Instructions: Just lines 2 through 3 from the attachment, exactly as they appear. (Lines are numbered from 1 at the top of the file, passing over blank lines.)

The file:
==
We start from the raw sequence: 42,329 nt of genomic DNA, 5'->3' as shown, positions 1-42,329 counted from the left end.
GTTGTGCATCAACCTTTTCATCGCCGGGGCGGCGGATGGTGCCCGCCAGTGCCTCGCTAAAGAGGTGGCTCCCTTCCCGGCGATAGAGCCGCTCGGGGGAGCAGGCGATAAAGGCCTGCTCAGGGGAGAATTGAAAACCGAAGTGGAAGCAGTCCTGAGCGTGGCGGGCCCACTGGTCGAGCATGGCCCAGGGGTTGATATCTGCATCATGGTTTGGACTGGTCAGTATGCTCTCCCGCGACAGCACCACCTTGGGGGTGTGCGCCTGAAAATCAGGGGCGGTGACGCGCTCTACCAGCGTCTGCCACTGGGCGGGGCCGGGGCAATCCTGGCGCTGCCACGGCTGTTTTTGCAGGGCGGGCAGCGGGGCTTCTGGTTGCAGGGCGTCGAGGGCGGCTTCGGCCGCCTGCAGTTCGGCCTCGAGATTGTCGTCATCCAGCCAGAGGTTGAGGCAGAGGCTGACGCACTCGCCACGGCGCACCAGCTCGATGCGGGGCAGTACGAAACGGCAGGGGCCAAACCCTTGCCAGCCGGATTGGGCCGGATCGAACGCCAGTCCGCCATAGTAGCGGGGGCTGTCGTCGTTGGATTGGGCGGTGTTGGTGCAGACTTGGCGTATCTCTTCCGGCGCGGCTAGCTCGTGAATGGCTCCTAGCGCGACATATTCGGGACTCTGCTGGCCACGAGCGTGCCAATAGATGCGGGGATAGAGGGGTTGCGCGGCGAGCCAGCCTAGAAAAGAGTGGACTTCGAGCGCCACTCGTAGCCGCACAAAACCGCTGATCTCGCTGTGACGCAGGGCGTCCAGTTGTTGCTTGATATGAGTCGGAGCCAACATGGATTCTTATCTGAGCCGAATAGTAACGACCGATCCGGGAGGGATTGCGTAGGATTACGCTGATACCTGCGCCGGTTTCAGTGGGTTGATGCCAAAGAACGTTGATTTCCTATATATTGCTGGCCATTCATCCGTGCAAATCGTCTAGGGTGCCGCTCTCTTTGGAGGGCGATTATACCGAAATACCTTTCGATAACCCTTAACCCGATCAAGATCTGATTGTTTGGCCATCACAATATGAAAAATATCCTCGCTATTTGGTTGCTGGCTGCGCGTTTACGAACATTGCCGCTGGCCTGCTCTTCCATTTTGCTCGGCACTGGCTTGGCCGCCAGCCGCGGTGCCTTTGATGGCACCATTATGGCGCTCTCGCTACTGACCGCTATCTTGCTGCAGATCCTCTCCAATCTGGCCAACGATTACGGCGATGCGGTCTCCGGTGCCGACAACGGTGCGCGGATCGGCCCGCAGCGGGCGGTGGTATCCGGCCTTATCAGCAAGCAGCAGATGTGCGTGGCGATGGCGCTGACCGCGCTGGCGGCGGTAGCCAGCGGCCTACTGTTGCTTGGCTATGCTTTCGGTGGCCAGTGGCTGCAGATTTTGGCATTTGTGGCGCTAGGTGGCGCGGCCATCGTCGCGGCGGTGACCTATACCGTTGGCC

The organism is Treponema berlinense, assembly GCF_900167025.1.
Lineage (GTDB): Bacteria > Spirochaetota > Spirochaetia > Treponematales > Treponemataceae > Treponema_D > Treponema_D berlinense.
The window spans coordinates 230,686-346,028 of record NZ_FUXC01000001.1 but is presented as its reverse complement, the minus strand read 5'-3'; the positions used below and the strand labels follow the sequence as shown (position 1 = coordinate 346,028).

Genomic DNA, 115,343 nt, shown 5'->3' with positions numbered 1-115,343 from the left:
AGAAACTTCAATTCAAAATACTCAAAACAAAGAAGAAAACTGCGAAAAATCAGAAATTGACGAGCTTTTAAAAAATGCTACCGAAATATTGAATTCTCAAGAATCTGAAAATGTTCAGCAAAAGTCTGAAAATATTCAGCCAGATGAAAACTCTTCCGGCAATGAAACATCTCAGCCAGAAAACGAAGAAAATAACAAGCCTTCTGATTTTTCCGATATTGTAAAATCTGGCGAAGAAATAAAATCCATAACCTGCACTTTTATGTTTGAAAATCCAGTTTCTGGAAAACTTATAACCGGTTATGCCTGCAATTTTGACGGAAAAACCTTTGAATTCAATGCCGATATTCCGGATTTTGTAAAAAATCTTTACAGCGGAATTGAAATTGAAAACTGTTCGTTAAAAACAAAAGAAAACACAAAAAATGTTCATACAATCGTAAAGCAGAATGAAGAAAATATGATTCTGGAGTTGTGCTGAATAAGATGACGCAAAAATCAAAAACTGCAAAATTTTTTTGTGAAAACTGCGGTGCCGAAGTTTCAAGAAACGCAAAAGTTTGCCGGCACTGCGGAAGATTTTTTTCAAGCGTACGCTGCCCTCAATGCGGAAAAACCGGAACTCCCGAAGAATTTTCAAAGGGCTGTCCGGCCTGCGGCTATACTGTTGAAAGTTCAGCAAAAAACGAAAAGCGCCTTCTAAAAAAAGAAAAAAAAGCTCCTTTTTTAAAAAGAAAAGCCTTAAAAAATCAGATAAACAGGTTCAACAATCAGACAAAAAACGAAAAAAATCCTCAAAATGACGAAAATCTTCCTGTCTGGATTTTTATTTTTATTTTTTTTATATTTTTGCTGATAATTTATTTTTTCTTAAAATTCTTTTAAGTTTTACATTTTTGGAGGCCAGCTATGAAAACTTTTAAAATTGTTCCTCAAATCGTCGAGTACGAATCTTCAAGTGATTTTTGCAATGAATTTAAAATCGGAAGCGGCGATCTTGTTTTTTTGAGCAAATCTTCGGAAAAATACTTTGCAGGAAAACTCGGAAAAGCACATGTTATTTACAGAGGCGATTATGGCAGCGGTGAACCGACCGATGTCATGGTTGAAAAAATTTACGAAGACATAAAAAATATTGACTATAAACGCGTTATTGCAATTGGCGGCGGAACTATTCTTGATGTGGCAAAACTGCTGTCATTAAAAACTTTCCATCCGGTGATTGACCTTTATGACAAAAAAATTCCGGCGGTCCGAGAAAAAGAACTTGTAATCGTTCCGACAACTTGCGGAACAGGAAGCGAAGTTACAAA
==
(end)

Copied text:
GTTGTGCATCAACCTTTTCATCGCCGGGGCGGCGGATGGTGCCCGCCAGTGCCTCGCTAAAGAGGTGGCTCCCTTCCCGGCGATAGAGCCGCTCGGGGGAGCAGGCGATAAAGGCCTGCTCAGGGGAGAATTGAAAACCGAAGTGGAAGCAGTCCTGAGCGTGGCGGGCCCACTGGTCGAGCATGGCCCAGGGGTTGATATCTGCATCATGGTTTGGACTGGTCAGTATGCTCTCCCGCGACAGCACCACCTTGGGGGTGTGCGCCTGAAAATCAGGGGCGGTGACGCGCTCTACCAGCGTCTGCCACTGGGCGGGGCCGGGGCAATCCTGGCGCTGCCACGGCTGTTTTTGCAGGGCGGGCAGCGGGGCTTCTGGTTGCAGGGCGTCGAGGGCGGCTTCGGCCGCCTGCAGTTCGGCCTCGAGATTGTCGTCATCCAGCCAGAGGTTGAGGCAGAGGCTGACGCACTCGCCACGGCGCACCAGCTCGATGCGGGGCAGTACGAAACGGCAGGGGCCAAACCCTTGCCAGCCGGATTGGGCCGGATCGAACGCCAGTCCGCCATAGTAGCGGGGGCTGTCGTCGTTGGATTGGGCGGTGTTGGTGCAGACTTGGCGTATCTCTTCCGGCGCGGCTAGCTCGTGAATGGCTCCTAGCGCGACATATTCGGGACTCTGCTGGCCACGAGCGTGCCAATAGATGCGGGGATAGAGGGGTTGCGCGGCGAGCCAGCCTAGAAAAGAGTGGACTTCGAGCGCCACTCGTAGCCGCACAAAACCGCTGATCTCGCTGTGACGCAGGGCGTCCAGTTGTTGCTTGATATGAGTCGGAGCCAACATGGATTCTTATCTGAGCCGAATAGTAACGACCGATCCGGGAGGGATTGCGTAGGATTACGCTGATACCTGCGCCGGTTTCAGTGGGTTGATGCCAAAGAACGTTGATTTCCTATATATTGCTGGCCATTCATCCGTGCAAATCGTCTAGGGTGCCGCTCTCTTTGGAGGGCGATTATACCGAAATACCTTTCGATAACCCTTAACCCGATCAAGATCTGATTGTTTGGCCATCACAATATGAAAAATATCCTCGCTATTTGGTTGCTGGCTGCGCGTTTACGAACATTGCCGCTGGCCTGCTCTTCCATTTTGCTCGGCACTGGCTTGGCCGCCAGCCGCGGTGCCTTTGATGGCACCATTATGGCGCTCTCGCTACTGACCGCTATCTTGCTGCAGATCCTCTCCAATCTGGCCAACGATTACGGCGATGCGGTCTCCGGTGCCGACAACGGTGCGCGGATCGGCCCGCAGCGGGCGGTGGTATCCGGCCTTATCAGCAAGCAGCAGATGTGCGTGGCGATGGCGCTGACCGCGCTGGCGGCGGTAGCCAGCGGCCTACTGTTGCTTGGCTATGCTTTCGGTGGCCAGTGGCTGCAGATTTTGGCATTTGTGGCGCTAGGTGGCGCGGCCATCGTCGCGGCGGTGACCTATACCGTTGGCC

The organism is Treponema berlinense, assembly GCF_900167025.1.